Section 32-22-17(3), N.D.C.C. provides:

"Causes for discharge of person restrained.If it appears on the return of the writ that the party is in custody by virtue of process from any court of this state, or any judge or officer thereof, such person may be discharged in any of the following cases, subject to the restrictions of section 32-22-02: * * * * * * "3. When the process is defective in some matter of substance required by law rendering such process void; * *"

The pertinent provision of the Fifth Amendment of the United States Constitution provides:

"No person shall * * * be deprived of life, liberty, or property, without due process of law; * * *"

The material provision of the Sixth Amendment of the United States Constitution applying to the instant case provides:

"In all criminal prosecutions, the accused shall enjoy the right * * * to have compulsory process for obtaining Witnesses in his favor, and to have the Assistance of Counsel for his defence."

The Fourteenth Amendment of the United States Constitution insofar as it is material to this case provides:

"* * * No State shall * * * deprive any person of life, liberty, or property, without due process of law; nor deny to any person within its jurisdiction the equal protection of the laws."

Section 13 of the North Dakota Constitution provides:

"In criminal prosecutions in any court whatever, the party accused shall have the right to a speedy and public trial; to have the process of the court to compel the attendance of witnesses in his behalf; and to appear and defend in person and with counsel. No person shall * * * be deprived of life, liberty or property without due process of law."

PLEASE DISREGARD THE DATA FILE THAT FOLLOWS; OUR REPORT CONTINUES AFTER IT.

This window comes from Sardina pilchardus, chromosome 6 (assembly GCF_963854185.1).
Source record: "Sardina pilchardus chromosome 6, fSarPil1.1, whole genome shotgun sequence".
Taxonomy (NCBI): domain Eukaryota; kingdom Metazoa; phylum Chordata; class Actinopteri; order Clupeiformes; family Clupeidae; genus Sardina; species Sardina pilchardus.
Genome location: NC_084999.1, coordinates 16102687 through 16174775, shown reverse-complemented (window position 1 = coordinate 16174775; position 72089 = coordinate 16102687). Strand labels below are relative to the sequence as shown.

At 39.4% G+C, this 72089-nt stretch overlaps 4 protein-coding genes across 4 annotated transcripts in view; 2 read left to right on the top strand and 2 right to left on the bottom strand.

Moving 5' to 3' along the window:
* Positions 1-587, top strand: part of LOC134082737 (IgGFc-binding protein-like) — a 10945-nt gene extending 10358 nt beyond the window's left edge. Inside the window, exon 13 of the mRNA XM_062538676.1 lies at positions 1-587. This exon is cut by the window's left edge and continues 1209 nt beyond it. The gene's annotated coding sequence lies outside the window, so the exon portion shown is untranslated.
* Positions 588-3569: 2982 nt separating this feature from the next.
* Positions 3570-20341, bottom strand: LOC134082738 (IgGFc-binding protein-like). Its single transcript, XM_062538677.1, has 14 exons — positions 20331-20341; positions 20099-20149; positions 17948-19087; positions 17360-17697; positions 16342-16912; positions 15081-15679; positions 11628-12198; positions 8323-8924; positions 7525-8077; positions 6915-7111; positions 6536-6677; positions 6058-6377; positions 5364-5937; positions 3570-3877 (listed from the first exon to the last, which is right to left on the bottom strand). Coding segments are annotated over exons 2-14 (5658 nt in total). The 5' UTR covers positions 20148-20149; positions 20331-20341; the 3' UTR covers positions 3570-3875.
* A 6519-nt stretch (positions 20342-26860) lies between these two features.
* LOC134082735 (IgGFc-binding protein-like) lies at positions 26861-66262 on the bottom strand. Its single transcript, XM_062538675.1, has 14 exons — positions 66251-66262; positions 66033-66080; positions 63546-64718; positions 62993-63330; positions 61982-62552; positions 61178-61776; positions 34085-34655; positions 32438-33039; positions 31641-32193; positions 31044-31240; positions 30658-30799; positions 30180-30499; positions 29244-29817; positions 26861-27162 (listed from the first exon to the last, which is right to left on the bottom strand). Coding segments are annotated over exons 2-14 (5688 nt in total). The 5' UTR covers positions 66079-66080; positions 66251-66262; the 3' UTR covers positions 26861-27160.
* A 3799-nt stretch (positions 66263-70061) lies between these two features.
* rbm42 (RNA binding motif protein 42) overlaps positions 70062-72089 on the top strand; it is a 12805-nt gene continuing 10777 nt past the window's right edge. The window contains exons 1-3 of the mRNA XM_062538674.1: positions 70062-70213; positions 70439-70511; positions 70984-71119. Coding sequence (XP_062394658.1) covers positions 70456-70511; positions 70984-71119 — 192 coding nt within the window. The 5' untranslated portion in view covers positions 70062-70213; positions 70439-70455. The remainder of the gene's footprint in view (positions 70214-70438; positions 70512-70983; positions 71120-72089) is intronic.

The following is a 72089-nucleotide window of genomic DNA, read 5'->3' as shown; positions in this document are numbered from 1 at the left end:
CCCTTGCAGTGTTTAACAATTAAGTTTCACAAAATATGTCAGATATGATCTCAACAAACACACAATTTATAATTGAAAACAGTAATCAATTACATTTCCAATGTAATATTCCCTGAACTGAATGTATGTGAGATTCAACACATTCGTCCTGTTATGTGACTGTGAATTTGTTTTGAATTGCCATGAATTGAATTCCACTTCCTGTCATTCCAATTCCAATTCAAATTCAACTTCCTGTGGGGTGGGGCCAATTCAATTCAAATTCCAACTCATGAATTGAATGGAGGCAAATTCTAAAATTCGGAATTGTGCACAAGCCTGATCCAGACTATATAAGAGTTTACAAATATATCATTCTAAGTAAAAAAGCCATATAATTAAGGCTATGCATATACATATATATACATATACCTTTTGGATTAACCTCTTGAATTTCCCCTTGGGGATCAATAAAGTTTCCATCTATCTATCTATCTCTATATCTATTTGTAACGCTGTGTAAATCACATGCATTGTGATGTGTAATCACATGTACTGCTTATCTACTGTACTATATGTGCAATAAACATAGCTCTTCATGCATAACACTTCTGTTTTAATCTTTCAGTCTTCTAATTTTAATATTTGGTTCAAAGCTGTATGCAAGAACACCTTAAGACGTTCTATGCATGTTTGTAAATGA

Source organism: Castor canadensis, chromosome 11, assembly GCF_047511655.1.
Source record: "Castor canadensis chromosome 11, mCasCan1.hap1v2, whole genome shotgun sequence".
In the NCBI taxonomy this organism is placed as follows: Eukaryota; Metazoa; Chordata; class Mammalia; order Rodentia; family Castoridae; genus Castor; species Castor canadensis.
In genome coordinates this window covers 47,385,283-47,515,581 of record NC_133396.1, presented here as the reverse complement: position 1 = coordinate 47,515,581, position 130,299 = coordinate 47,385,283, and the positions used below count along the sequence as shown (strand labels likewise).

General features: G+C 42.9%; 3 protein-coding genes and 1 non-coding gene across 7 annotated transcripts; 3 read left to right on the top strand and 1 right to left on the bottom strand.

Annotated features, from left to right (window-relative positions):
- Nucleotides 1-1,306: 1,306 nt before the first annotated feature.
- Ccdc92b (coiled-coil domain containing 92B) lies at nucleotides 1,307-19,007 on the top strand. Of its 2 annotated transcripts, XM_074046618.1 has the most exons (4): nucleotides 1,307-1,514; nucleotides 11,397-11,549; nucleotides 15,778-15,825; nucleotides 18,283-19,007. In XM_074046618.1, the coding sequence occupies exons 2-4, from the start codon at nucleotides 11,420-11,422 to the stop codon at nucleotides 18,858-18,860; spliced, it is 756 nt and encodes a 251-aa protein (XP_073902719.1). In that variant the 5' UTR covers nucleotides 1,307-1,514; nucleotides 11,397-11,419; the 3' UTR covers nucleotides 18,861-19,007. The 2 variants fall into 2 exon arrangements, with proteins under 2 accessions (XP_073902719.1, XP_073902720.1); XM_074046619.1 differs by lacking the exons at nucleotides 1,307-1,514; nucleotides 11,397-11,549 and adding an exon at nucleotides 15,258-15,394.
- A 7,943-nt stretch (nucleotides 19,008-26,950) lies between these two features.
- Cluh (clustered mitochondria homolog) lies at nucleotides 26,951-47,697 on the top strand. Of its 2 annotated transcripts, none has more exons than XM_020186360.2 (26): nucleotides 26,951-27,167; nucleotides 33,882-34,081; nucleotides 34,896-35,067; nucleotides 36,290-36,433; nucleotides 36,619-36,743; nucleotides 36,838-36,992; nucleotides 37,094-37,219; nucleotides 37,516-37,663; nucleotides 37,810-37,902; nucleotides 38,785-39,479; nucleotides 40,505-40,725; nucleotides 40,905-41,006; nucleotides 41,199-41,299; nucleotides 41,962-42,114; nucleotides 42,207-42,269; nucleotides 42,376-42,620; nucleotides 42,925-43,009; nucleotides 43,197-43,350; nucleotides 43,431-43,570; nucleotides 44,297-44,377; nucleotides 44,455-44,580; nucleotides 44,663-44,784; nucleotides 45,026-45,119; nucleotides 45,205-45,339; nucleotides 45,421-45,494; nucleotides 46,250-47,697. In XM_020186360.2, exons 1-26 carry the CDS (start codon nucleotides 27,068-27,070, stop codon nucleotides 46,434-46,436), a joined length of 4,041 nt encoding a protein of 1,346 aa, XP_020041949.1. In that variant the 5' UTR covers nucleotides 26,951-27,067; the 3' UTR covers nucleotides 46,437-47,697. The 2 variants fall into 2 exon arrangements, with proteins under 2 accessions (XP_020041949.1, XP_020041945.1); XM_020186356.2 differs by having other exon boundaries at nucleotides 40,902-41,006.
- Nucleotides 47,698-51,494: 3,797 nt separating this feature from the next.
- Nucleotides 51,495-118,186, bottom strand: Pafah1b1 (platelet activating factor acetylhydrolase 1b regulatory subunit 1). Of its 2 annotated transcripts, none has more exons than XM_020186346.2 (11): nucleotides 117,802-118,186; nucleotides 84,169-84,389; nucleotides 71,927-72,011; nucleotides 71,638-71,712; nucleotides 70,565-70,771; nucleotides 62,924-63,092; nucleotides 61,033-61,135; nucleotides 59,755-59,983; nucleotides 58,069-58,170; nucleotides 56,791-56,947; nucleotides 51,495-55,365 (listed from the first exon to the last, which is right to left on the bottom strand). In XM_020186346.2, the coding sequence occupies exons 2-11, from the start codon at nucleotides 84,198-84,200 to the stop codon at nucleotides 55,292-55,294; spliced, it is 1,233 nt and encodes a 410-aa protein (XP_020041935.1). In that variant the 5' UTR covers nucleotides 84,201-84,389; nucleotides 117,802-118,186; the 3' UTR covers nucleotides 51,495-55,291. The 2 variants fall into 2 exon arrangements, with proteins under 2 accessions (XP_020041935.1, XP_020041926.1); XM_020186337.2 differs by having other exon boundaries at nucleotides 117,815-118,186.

Before entering upon a discussion of the issues presented as a result of the filing of this petition, we are not unmindful of the recent decision of this court in Fournier v. Roed, N.D., 161 N.W.2d 458 (1968), particularly paragraph 1 of the syllabus, which states:

"1. In light of the law of the writ of habeas corpus as it has developed, when *597 a petitioner alleges in his application for a writ of habeas corpus that he has been restrained of his liberty in violation of the Constitution or the laws or the treaties of the United States, this court will review that allegation on a writ of habeas corpus in order to determine whether the petitioner is being restrained in violation of fundamental law, entitling him to his release."

Accordingly, a review of the petitioner's proceeding will be necessary. The remainder of the Fournier decision, however, has no application to the present proceeding. The petition for a writ of habeas corpus in Fournier alleged an illegal detention, in violation of Section 33-22-17(2), N.D.C.C. Wilson R. Smith's application is based upon whether his is a void judgment, pursuant to Section 32-22-17(3), N.D.C.C.